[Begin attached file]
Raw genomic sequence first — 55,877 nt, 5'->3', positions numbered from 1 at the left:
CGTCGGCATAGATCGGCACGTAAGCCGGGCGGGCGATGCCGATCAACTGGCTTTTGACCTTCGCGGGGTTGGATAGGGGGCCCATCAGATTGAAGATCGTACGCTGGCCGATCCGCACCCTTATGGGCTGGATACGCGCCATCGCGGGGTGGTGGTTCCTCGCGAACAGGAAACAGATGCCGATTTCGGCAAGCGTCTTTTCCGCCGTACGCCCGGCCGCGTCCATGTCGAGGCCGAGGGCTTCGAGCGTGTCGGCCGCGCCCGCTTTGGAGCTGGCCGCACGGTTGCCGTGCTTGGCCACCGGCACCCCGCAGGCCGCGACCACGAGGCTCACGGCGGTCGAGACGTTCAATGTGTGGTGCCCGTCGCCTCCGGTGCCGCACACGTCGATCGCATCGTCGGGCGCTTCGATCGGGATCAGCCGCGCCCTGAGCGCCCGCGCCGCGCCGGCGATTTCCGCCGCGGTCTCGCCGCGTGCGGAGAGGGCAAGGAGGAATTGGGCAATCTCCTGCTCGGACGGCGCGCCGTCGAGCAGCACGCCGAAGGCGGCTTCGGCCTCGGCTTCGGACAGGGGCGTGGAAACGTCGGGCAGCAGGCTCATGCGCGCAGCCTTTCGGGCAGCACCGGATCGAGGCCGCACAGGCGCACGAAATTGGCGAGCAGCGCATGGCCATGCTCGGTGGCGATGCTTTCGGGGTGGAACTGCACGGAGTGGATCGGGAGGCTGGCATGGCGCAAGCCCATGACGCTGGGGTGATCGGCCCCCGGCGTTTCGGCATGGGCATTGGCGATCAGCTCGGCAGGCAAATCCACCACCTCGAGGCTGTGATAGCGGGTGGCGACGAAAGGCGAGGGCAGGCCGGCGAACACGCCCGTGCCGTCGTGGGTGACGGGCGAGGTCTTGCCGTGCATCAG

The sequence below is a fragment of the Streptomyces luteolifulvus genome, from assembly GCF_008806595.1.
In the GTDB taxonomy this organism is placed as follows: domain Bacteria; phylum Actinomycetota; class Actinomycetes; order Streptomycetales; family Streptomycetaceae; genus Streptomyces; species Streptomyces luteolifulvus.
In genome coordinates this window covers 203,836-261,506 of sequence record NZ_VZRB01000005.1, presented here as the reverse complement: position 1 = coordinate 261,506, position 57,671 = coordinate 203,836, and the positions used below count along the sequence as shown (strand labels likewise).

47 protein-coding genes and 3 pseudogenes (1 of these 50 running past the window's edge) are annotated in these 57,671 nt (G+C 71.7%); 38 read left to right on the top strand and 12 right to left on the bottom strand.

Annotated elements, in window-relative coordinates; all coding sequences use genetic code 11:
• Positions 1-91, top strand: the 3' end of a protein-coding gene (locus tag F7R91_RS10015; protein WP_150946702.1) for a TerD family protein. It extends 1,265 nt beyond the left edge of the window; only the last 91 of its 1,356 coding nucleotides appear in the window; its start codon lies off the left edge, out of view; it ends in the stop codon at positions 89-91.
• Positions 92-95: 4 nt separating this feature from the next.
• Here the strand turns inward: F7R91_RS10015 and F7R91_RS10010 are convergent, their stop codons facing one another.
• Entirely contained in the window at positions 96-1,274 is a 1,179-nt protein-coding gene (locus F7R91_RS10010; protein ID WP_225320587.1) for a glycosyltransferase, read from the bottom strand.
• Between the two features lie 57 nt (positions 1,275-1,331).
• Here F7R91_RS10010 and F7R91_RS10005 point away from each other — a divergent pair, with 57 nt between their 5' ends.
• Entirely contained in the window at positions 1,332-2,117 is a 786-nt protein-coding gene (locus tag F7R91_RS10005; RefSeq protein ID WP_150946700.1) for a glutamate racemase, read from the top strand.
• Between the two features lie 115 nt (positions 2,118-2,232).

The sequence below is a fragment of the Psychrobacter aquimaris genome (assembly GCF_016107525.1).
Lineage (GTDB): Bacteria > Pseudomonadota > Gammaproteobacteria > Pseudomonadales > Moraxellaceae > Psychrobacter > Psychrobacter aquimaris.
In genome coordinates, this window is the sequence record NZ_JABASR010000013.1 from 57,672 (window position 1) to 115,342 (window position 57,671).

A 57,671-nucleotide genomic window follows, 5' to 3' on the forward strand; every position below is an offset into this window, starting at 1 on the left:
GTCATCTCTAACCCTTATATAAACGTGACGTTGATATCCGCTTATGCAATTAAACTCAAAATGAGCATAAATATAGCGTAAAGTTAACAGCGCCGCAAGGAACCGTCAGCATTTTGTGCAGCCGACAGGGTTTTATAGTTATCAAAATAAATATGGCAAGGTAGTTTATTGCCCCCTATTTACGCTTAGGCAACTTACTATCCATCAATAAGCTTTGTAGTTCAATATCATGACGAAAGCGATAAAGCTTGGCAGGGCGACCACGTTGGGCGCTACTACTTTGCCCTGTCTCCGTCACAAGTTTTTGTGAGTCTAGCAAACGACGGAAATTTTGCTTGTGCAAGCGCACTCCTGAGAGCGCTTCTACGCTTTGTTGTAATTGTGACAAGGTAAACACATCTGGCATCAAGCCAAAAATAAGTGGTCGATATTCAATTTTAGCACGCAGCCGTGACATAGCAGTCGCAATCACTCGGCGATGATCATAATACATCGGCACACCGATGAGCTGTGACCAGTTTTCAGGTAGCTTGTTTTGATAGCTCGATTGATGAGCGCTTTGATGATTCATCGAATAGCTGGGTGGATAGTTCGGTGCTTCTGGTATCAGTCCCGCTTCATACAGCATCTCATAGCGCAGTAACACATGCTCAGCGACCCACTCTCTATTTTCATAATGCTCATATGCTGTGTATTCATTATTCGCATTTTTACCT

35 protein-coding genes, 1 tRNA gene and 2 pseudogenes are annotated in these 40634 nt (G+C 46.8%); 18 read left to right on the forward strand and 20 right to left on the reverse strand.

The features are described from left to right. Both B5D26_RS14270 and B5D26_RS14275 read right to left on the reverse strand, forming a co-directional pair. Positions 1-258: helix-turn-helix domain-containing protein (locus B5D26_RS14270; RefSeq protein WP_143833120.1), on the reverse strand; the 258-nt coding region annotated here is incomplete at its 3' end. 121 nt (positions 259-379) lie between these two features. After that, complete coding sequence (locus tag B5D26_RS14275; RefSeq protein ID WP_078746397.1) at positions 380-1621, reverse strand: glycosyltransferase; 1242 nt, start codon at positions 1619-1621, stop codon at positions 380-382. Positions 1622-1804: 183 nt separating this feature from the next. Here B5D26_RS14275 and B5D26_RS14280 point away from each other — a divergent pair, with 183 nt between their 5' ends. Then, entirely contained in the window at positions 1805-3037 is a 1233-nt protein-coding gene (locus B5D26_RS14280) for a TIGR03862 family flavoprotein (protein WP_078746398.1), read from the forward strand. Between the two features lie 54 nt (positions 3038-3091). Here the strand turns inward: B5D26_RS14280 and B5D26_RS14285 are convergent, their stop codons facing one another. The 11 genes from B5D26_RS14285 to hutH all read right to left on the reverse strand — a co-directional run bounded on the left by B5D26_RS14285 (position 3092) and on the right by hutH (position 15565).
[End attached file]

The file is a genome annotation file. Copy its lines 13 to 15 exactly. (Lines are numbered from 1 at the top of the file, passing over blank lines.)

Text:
• Here F7R91_RS10010 and F7R91_RS10005 point away from each other — a divergent pair, with 57 nt between their 5' ends.
• Entirely contained in the window at positions 1,332-2,117 is a 786-nt protein-coding gene (locus tag F7R91_RS10005; RefSeq protein ID WP_150946700.1) for a glutamate racemase, read from the top strand.
• Between the two features lie 115 nt (positions 2,118-2,232).